Our ‘selfish’, `uncaring’ teachers

Sooner, hopefully rather than later, government and the Guyana Teachers’ Union (GTU) will sit down together again to see through the satisfactory settlement of what has become the difficult issue of settling on a mutually agreed offer to teachers in relation to their salaries, allowances and other conditions of service given a universal acceptance of the reality that there is a gap,  a considerable one, between the service that teachers give to this nation and the extent of the material reward that they receive. 

Professional teachers never seem to tire of making the point that teaching is a vocation rather than a ‘job’ and that it requires a special appetite for knowledge-sharing  and for disseminating enlightenment to want to become a teacher in the first place. Whether or not we can still hold on to this as an axiom, however, is debatable since what is also true is that low levels of remuneration have made teaching less attractive for those young people whose qualifications provide them with access to better-paying jobs. But then it has to be said that that is hardly the profession’s fault. Say what you will about the conditions of service, teaching remains a noble profession in the absence of which no amount of oil or gold or any other natural resource would afford our country the ‘development’ that it seeks. 

That is precisely the perspective from which teaching should be seen though, sadly, that perspective often does not appear to obtain here in Guyana. While there is no shortage of platitudes mouthed about the invaluable role that teachers play in nation-building one cannot deny the yawning gap between those platitudes, as expressed chiefly by politicians and social commentators and the meagerness with which we actualize our appreciation for the role that teachers play.

 Government, over time, has been the chief culprit in this regard. Repeated praise for the role that teachers have, for years, (doubtless we will hear more such platitudes during the current month, Education Month) continue to stand in stark contrast to their conditions of service, from the extent of their remuneration to those other conditions of service that include opportunities for upward mobility to the physical conditions that they must endure at many workplaces on the coast and in the hinterland.  One of the striking things about the annual rush to ‘show off’ the accomplishments of children of the Grade Six, CXC and other examinations is that the Ministry of Education never really troubles itself to pay tribute to those teachers who, in many instances, leaving aside the challenges arising out of their decidedly unattractive conditions of service, put in the physical and intellectual effort to help our children students to perform at the top of their game and at the top of the Caribbean. To put it bluntly, by and large the contribution to the growth and development of our nation’s teachers is largely taken for granted.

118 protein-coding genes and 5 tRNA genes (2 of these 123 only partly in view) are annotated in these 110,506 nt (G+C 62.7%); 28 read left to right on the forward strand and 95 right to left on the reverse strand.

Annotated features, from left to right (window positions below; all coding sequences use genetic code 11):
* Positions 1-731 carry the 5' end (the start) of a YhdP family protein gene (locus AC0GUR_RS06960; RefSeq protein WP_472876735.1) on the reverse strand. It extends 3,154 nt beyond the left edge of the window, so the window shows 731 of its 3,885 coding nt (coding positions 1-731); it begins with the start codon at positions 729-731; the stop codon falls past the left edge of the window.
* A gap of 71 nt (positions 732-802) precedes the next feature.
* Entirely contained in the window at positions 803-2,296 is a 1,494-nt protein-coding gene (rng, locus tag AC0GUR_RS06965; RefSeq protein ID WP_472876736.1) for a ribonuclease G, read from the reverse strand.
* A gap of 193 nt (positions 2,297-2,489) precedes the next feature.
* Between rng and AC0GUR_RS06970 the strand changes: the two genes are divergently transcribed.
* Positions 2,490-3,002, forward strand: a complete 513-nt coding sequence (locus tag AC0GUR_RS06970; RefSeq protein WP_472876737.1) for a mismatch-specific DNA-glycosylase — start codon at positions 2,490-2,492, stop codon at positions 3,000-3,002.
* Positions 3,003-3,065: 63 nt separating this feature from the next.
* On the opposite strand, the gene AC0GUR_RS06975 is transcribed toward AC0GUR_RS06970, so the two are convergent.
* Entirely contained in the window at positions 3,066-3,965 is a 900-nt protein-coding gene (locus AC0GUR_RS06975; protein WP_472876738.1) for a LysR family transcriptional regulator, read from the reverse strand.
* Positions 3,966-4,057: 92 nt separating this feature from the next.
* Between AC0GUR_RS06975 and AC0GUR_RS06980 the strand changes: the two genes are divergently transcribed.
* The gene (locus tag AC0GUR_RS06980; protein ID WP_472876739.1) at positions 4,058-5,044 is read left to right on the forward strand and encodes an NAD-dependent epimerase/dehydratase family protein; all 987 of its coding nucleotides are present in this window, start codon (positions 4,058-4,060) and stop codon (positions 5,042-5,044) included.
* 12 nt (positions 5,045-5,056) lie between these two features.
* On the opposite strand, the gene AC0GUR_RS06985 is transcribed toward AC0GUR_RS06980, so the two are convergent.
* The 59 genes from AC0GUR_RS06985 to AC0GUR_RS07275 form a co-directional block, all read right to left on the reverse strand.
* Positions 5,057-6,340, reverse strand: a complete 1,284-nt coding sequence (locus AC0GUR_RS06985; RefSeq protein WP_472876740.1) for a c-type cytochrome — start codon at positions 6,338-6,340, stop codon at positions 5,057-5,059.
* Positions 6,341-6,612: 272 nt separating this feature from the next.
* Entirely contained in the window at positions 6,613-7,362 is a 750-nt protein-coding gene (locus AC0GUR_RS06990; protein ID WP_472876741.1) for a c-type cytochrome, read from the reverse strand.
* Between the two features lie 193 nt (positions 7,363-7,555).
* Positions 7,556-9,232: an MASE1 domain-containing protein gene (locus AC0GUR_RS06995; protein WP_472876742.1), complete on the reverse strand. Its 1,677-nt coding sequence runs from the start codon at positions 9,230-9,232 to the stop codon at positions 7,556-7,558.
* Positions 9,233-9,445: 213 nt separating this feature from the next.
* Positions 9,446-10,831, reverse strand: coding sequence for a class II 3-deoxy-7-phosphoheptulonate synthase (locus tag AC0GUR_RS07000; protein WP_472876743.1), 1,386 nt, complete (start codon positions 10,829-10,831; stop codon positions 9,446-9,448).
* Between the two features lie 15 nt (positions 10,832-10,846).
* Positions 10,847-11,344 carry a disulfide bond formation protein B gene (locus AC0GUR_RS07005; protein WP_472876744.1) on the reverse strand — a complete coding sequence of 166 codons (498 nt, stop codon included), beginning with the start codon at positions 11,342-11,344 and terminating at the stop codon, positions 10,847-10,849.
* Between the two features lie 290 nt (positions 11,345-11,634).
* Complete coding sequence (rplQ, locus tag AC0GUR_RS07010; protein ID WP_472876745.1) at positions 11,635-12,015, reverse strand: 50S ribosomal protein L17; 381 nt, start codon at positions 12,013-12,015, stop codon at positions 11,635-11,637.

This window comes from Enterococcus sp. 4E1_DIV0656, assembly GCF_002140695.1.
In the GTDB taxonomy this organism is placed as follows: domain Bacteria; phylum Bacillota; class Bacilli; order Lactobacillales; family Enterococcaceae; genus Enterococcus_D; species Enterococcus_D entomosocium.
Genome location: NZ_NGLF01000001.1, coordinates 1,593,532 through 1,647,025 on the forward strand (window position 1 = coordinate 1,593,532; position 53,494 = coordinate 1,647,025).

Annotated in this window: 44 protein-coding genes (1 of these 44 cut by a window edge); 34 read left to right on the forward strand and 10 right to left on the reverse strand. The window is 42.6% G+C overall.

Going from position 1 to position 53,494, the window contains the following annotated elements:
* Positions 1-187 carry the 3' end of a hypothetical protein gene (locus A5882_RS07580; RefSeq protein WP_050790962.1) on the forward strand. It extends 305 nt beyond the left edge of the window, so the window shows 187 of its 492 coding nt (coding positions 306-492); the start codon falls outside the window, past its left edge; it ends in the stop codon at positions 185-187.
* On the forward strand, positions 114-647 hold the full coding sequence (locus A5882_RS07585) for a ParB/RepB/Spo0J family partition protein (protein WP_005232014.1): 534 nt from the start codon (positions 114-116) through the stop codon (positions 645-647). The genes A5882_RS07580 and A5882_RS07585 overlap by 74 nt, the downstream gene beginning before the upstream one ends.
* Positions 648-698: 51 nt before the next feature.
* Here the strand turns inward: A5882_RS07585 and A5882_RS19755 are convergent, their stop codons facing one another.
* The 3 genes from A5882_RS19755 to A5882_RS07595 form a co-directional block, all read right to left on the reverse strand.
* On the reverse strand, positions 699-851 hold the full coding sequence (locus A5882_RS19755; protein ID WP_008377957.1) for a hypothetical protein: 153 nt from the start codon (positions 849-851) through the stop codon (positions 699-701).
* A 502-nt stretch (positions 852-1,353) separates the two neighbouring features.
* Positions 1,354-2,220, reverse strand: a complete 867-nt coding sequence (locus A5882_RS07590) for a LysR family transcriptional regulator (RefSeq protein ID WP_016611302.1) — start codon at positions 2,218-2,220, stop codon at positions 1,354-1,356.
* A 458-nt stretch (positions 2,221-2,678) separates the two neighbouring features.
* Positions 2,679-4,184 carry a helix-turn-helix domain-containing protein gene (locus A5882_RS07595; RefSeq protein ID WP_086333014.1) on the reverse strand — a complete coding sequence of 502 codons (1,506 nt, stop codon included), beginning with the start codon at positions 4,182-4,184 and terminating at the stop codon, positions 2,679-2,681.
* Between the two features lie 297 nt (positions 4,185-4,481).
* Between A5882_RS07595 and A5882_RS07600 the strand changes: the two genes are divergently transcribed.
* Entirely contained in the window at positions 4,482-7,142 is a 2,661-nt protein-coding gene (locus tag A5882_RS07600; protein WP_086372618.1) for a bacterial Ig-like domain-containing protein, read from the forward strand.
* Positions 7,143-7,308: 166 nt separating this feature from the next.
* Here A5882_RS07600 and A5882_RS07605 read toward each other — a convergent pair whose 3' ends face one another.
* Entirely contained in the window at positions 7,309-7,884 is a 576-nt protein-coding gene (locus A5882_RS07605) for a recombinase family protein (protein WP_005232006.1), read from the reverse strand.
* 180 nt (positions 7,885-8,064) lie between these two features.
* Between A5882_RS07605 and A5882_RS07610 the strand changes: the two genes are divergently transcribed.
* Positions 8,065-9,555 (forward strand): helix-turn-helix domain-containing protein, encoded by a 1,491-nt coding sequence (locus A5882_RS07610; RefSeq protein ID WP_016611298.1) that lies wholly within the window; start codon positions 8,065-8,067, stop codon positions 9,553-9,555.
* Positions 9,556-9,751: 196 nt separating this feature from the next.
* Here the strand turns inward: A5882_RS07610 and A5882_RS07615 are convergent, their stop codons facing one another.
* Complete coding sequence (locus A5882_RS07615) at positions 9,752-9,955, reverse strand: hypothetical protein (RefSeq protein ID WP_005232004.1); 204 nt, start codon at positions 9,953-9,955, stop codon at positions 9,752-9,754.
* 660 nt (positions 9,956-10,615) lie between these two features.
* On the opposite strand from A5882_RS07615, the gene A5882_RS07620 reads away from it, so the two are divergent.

It is against this backdrop – in the midst of an industrial dispute underpinned by no more than a desire by the GTU to secure significantly improved conditions of service for teachers – that Junior Minister of Social Protection Keith Scott’s description of the striking teachers as “selfish” and “uncaring” should be seen. Here, it is not a question of the demands being made by the GTU. Those demands and the extent of their reasonableness or otherwise belong in the realm of the discourses that ensue around the negotiating table and whatever eventual understanding is reached or not reached as the case may be, should, as far as possible, be arrived at in an environment that at least affords continuity to the discourse based on a universal understanding that the retention of a convivial environment provides the best hope of arriving at something resembling an amicable  settlement.

One would have thought that given his role as the Minister responsible for Labour, Mr. Scott would be aware of the need for the creation and retention of the best possible environment out of which a satisfactory outcome might arise. Here, one might add that to describe striking teachers as “selfish” and “uncaring” is not only to run the risk of creating an environment in which continued negotiations, even if those were to take place, would become seriously soured, but also to make a value judgement which, on the basis of the available evidence, is decidedly at variance with the facts. It is to miss the point that teachers, over many years, and in the face of what in many instances have been continually worsening conditions of service, those striking and otherwise, have steadfastly demonstrated the highest levels of unselfishness and care. Resort to the right to strike in the face of a manifestly legitimate grievance is not reason to demonize them thereby putting at risk any kind of amicable re-engagement.  By indicating that government is still searching for funds with which to make what hopefully will be an acceptable offer President Granger himself has indicated that his administration remains in engagement mode as far as the negotiations with the teachers and if that is indeed the case then there is every reason why Minister Scott should be required by his government to withdraw   what in the circumstances are remarks that are not only inappropriate but decidedly incendiary.

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